Single mothers in New Zealand who were forced into adoptions during the 1950s to 1980s want the government to apologise for past policies.
Mothers from Australia and New Zealand were routinely made to adopt out so-called “love child” babies born before marriage.
Debra Harris was just one of these mothers, and still remembers the trauma of giving up her daughter for adoption in 1971.
“It was very degrading and demoralising”, Ms Harris told media outlets in New Zealand. “It left me with a lot of feelings of lack of self-esteem, lack of self-worth, lack of self-respect”.
“The social worker that was responsible for the adoption of my child told me in a very stern voice with a wagging finger: ‘If you are irresponsible enough Miss Harris to get pregnant, then what makes you think you’re responsible enough to raise a child?'”
As a teenager, it would have been socially unacceptable for Ms Harris to raise her own child. There wasn’t single parent support payments in either Australia or New Zealand.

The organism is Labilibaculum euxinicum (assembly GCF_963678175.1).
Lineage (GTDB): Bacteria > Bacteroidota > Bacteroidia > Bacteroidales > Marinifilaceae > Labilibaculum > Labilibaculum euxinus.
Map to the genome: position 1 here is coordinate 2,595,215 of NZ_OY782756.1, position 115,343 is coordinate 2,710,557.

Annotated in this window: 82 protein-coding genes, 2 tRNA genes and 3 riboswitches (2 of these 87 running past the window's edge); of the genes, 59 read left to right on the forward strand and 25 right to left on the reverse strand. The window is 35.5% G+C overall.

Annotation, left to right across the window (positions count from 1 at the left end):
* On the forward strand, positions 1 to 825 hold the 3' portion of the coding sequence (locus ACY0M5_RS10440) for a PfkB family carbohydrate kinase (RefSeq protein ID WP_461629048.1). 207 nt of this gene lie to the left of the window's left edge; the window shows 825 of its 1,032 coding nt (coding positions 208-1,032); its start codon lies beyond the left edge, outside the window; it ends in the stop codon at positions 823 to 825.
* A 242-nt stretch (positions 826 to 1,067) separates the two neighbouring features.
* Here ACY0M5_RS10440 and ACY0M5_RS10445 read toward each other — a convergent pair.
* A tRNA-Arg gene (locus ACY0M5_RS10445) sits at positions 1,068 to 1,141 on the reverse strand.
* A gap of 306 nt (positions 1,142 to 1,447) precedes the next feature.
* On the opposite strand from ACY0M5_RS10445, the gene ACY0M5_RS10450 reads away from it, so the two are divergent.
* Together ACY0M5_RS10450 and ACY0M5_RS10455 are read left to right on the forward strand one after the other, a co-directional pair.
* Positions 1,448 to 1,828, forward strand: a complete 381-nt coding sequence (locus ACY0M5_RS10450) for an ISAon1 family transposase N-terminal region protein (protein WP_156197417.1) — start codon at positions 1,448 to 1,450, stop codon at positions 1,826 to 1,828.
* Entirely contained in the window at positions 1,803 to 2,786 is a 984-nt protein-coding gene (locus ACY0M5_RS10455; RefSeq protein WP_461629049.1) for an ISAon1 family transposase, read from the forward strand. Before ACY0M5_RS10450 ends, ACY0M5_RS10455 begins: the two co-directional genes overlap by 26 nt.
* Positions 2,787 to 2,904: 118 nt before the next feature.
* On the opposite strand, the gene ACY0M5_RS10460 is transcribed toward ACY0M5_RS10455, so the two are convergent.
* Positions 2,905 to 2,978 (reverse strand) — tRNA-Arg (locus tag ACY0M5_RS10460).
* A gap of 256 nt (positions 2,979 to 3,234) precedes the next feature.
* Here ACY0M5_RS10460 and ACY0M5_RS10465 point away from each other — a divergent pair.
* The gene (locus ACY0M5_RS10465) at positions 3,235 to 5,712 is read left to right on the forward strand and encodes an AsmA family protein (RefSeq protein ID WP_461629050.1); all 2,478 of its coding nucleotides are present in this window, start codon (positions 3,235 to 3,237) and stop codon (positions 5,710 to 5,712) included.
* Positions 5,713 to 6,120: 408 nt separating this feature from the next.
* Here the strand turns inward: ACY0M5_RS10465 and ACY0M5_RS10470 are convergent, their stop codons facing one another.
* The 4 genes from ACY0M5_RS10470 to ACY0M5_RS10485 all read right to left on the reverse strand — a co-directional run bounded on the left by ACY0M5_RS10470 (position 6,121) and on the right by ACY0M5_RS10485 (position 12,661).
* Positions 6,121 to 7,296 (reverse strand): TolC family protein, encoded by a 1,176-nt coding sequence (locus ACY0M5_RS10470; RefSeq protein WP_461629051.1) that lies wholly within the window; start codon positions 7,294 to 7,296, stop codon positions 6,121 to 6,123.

Whilst Australian mothers receive an official government apology in 2013, many mothers would like similar recognition in New Zealand.
What’s more, New Zealand’s adoption laws haven’t changed since 1955 and the legislation is still seen as discriminatory towards women.
Forced adoptions are still an emotive topic for Starts At 60 readers, many of whom survived this shocking government policy themselves.
Some readers believe an apology is necessary to offer “recognition of the suffering and heartbreak it caused”. Whilst others described love children as “the other stolen generation”.